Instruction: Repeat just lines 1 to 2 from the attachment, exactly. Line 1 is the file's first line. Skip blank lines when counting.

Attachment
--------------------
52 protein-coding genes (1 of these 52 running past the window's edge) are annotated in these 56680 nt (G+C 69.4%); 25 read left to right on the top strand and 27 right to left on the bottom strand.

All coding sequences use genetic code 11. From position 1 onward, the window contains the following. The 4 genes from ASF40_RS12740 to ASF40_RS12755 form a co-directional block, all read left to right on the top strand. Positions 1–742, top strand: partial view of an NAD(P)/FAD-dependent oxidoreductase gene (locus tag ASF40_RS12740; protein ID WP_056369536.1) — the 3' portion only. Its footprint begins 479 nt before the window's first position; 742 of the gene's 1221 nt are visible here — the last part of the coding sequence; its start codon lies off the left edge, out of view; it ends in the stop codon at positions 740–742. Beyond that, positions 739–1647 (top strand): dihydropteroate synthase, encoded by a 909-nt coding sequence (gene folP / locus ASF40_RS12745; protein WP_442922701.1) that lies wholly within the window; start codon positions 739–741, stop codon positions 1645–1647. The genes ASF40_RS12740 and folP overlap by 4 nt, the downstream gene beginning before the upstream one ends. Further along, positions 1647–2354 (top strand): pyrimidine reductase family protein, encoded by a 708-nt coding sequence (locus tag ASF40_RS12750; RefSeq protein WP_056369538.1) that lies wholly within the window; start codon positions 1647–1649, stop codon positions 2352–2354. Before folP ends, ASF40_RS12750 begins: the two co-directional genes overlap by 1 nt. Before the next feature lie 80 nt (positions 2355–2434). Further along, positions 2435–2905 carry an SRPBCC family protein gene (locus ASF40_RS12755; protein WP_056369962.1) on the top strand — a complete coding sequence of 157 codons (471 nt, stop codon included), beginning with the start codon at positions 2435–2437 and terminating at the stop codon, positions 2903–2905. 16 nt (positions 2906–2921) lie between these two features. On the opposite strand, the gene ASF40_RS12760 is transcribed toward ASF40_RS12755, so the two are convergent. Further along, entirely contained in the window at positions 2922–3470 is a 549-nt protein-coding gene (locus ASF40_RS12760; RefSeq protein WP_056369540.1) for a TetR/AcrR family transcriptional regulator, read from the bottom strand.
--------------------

52 protein-coding genes (1 of these 52 running past the window's edge) are annotated in these 56680 nt (G+C 69.4%); 25 read left to right on the top strand and 27 right to left on the bottom strand.

All coding sequences use genetic code 11. From position 1 onward, the window contains the following. The 4 genes from ASF40_RS12740 to ASF40_RS12755 form a co-directional block, all read left to right on the top strand. Positions 1–742, top strand: partial view of an NAD(P)/FAD-dependent oxidoreductase gene (locus tag ASF40_RS12740; protein ID WP_056369536.1) — the 3' portion only. Its footprint begins 479 nt before the window's first position; 742 of the gene's 1221 nt are visible here — the last part of the coding sequence; its start codon lies off the left edge, out of view; it ends in the stop codon at positions 740–742. Beyond that, positions 739–1647 (top strand): dihydropteroate synthase, encoded by a 909-nt coding sequence (gene folP / locus ASF40_RS12745; protein WP_442922701.1) that lies wholly within the window; start codon positions 739–741, stop codon positions 1645–1647. The genes ASF40_RS12740 and folP overlap by 4 nt, the downstream gene beginning before the upstream one ends. Further along, positions 1647–2354 (top strand): pyrimidine reductase family protein, encoded by a 708-nt coding sequence (locus tag ASF40_RS12750; RefSeq protein WP_056369538.1) that lies wholly within the window; start codon positions 1647–1649, stop codon positions 2352–2354. Before folP ends, ASF40_RS12750 begins: the two co-directional genes overlap by 1 nt. Before the next feature lie 80 nt (positions 2355–2434). Further along, positions 2435–2905 carry an SRPBCC family protein gene (locus ASF40_RS12755; protein WP_056369962.1) on the top strand — a complete coding sequence of 157 codons (471 nt, stop codon included), beginning with the start codon at positions 2435–2437 and terminating at the stop codon, positions 2903–2905. 16 nt (positions 2906–2921) lie between these two features. On the opposite strand, the gene ASF40_RS12760 is transcribed toward ASF40_RS12755, so the two are convergent. Further along, entirely contained in the window at positions 2922–3470 is a 549-nt protein-coding gene (locus ASF40_RS12760; RefSeq protein WP_056369540.1) for a TetR/AcrR family transcriptional regulator, read from the bottom strand.